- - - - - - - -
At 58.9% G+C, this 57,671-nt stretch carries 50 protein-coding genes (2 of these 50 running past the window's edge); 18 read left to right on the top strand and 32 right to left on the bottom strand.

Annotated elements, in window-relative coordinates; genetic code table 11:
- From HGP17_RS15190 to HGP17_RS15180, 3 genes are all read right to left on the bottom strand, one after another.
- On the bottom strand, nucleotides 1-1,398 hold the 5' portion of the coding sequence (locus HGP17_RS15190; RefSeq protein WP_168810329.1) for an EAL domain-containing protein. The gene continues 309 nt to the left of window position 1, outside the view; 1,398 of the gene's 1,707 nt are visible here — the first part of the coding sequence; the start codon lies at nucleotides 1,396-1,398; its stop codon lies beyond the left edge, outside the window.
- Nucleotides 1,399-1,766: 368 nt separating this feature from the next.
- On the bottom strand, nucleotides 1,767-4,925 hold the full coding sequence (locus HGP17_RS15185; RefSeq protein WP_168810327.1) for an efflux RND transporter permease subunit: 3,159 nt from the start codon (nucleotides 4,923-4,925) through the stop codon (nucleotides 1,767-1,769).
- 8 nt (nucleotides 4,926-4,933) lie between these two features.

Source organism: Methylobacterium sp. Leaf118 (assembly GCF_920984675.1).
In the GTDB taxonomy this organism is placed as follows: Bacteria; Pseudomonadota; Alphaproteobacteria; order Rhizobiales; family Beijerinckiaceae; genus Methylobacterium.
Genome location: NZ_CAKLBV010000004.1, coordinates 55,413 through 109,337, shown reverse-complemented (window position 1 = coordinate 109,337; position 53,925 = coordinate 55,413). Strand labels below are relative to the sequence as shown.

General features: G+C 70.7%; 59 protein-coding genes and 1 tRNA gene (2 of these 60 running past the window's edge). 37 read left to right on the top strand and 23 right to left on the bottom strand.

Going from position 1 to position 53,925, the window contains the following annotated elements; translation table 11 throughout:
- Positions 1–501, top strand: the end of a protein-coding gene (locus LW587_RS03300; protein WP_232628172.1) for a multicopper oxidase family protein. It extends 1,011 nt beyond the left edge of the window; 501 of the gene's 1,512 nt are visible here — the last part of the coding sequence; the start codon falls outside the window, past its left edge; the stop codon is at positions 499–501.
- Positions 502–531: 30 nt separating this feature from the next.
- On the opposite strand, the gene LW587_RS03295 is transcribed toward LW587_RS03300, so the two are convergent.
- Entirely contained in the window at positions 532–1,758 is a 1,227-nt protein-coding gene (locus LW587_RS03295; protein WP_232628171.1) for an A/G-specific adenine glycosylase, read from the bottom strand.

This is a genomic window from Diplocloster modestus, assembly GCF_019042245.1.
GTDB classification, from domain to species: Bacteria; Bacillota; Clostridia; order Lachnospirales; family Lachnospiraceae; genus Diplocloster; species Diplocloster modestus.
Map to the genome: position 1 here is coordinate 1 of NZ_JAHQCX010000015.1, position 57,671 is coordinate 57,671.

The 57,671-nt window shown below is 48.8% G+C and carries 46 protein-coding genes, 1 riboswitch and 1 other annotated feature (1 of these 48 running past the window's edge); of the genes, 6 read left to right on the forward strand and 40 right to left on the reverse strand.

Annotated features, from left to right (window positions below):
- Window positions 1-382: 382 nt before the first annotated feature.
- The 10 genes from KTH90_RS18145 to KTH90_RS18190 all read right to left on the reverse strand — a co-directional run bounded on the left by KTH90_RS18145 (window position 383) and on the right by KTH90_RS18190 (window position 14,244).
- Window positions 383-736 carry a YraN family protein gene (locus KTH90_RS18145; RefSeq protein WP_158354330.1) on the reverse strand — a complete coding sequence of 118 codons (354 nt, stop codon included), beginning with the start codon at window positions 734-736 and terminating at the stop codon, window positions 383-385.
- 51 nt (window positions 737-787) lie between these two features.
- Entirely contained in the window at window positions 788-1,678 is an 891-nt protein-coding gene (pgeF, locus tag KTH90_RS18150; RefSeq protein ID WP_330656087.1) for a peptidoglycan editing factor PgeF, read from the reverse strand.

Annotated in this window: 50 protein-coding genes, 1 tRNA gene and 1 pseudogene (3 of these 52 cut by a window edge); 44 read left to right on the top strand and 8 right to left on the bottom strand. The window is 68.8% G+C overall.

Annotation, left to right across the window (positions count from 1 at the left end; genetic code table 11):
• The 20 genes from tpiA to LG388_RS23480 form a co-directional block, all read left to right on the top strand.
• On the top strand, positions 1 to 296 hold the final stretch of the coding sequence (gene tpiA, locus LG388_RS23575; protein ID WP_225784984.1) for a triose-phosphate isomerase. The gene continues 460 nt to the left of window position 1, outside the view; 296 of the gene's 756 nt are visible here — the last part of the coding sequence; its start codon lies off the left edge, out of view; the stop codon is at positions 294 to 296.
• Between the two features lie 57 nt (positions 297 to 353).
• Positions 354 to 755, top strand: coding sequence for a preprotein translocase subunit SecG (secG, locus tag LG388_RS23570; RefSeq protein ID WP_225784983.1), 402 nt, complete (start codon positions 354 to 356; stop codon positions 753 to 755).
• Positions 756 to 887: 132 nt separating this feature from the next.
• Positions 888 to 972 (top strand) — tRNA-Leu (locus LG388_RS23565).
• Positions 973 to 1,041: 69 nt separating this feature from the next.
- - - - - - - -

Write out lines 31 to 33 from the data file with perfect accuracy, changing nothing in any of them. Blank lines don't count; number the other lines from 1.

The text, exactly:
• Between the two features lie 57 nt (positions 297 to 353).
• Positions 354 to 755, top strand: coding sequence for a preprotein translocase subunit SecG (secG, locus tag LG388_RS23570; RefSeq protein ID WP_225784983.1), 402 nt, complete (start codon positions 354 to 356; stop codon positions 753 to 755).
• Positions 756 to 887: 132 nt separating this feature from the next.